Posts in Thought Tools

A Holiday for Optimists

November 23rd, 2020 Posted by Thought Tools 14 comments

In pre-COVID days when I spoke to large audiences, I enjoyed asking groups to raise their hands if they were sales professionals.  Usually, only a few hands went up.  I then asked, “How many of you are justices of the United States Supreme Court?”  After the chuckles subsided, I asked, “How many of you are tenured university professors?”  Finally, I would say, “Look, if you’re not a judge appointed for life, and you’re not a professor hired for life, you are probably in sales.

At the very least, you must constantly sell your employer on the idea that you are worth keeping on the payroll.

Selling means helping others see things from a new perspective. Whether you are a dentist or a lawyer, whether you are a bookkeeper, a bartender, or a ballerina, you are in sales.  To a large extent, your success is as dependent upon your selling ability as it is upon your basic skill.  If you have a job or are looking for a job, you are in sales.  If you are a teacher, a pastor or a preacher, you are in sales.  And if you are seeking a spouse you are in sales. In other words, in any number of areas of our lives we are all in sales—perhaps even that Supreme Court Justice is.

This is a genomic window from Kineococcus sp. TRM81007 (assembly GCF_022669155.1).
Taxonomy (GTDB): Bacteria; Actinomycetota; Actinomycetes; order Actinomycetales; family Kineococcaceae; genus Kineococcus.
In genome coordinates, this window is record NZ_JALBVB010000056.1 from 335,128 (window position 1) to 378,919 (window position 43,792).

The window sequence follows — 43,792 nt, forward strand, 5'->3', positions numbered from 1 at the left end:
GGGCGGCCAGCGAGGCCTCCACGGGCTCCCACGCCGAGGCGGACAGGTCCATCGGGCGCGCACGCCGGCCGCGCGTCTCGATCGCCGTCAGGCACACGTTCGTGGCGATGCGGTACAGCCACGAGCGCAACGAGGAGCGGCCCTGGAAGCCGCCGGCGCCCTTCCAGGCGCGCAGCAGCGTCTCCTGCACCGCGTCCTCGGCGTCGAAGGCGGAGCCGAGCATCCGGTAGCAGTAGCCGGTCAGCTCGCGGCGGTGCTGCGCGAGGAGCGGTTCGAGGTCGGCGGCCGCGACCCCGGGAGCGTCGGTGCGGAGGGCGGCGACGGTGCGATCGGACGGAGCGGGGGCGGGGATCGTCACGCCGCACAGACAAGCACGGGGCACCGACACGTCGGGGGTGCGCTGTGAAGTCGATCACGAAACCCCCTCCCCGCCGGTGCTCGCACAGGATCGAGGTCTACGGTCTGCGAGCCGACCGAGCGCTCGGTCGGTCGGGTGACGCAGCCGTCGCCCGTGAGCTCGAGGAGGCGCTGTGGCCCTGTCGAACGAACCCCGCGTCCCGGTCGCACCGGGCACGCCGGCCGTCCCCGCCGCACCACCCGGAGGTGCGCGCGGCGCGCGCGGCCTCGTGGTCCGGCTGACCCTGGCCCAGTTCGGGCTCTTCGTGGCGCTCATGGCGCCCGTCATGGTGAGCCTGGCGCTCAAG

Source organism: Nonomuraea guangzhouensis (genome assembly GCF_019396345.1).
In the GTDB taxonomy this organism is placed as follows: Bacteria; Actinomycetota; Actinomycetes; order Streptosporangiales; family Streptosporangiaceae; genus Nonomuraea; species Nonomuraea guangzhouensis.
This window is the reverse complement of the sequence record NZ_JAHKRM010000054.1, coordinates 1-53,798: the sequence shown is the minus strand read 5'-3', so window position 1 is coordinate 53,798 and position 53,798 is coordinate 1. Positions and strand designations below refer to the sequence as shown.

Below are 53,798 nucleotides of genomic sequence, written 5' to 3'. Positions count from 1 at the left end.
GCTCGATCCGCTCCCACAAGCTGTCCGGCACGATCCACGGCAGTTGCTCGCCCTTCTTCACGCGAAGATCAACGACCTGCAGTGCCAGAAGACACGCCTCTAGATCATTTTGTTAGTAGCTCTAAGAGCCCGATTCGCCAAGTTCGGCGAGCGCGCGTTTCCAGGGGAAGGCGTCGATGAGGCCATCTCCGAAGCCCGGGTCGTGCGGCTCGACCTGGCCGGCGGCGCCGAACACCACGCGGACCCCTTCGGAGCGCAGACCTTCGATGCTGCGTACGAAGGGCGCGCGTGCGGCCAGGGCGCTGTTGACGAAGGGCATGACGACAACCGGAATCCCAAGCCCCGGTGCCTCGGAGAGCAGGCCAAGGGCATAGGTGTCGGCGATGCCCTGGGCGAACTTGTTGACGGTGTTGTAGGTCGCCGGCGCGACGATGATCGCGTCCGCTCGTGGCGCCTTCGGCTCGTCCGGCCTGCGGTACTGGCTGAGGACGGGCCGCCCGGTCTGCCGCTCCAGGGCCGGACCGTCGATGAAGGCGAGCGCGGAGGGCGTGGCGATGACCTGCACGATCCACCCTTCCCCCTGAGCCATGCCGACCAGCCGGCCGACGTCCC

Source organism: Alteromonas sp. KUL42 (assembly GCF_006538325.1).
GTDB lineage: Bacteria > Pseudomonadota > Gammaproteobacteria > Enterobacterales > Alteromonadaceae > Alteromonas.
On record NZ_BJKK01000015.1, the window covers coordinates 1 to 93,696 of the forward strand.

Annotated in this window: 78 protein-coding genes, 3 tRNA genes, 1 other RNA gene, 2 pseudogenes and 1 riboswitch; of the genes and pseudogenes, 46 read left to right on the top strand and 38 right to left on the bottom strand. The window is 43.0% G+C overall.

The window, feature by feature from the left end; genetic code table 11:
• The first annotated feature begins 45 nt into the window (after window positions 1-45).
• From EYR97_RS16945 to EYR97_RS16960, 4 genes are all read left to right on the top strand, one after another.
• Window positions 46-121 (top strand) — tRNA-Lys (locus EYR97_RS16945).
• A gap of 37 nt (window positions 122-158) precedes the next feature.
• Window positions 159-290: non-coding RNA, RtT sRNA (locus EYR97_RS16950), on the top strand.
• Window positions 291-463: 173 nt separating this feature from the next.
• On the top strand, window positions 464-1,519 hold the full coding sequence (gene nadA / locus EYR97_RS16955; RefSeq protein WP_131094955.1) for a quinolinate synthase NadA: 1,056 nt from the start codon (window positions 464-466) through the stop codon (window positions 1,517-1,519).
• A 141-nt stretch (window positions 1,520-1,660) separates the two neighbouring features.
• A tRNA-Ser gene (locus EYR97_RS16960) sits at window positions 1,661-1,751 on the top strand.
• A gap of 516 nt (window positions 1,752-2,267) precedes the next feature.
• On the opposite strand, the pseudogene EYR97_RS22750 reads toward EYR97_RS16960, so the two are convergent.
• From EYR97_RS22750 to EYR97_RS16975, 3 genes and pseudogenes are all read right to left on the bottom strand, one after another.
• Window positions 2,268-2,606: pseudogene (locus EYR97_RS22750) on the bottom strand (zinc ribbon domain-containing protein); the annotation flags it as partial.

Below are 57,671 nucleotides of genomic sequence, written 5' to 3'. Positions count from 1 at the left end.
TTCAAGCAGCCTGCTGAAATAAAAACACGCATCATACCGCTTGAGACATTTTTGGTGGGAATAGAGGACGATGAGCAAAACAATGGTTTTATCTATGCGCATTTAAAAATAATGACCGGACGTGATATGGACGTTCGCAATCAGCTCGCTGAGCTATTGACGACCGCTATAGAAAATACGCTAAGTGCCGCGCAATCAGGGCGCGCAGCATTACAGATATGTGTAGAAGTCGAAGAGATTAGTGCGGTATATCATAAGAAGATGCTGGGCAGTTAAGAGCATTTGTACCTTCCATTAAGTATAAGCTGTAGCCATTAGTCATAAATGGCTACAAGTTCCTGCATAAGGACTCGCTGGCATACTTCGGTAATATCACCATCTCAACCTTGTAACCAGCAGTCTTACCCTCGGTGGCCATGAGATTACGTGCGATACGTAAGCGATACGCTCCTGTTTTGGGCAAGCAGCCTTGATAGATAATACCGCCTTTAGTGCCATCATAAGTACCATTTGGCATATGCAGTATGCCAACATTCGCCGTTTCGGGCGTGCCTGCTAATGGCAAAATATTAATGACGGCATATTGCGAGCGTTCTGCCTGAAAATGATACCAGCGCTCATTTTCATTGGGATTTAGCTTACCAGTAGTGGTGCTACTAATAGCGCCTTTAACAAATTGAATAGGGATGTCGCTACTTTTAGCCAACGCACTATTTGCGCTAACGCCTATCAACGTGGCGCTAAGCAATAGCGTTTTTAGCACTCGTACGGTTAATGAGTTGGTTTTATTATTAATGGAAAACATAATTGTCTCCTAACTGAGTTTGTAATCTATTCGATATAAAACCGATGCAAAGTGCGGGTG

Fortunately, ancient Jewish wisdom can help hone your selling ability. Not only can it help, but the prescription doesn’t include spending tens of thousands of dollars on tuition or demand that you have relatives or friends to pave your way. As the famous MetLife study brilliantly conducted by Martin Seligman and many other subsequent studies strongly suggest,  optimism is a prerequisite to being successful in sales.  But how do you become a more optimistic person?

To answer that question, let’s look at a perplexing piece of Scripture. We first meet Moses as a baby, then we follow him as he matures and seeks out his suffering brethren. We track his escape to the land of Midian where he rescues Jethro’s daughters and becomes a shepherd. We delight as God appears to him and sets him on his life-mission.

Surely Moses must have been confused when, at the very beginning of the plagues that will culminate in the Israelites leaving Egypt,  God instructs him to take a back seat and instruct Aaron to turn the Nile River into blood.  (Exodus 7:19)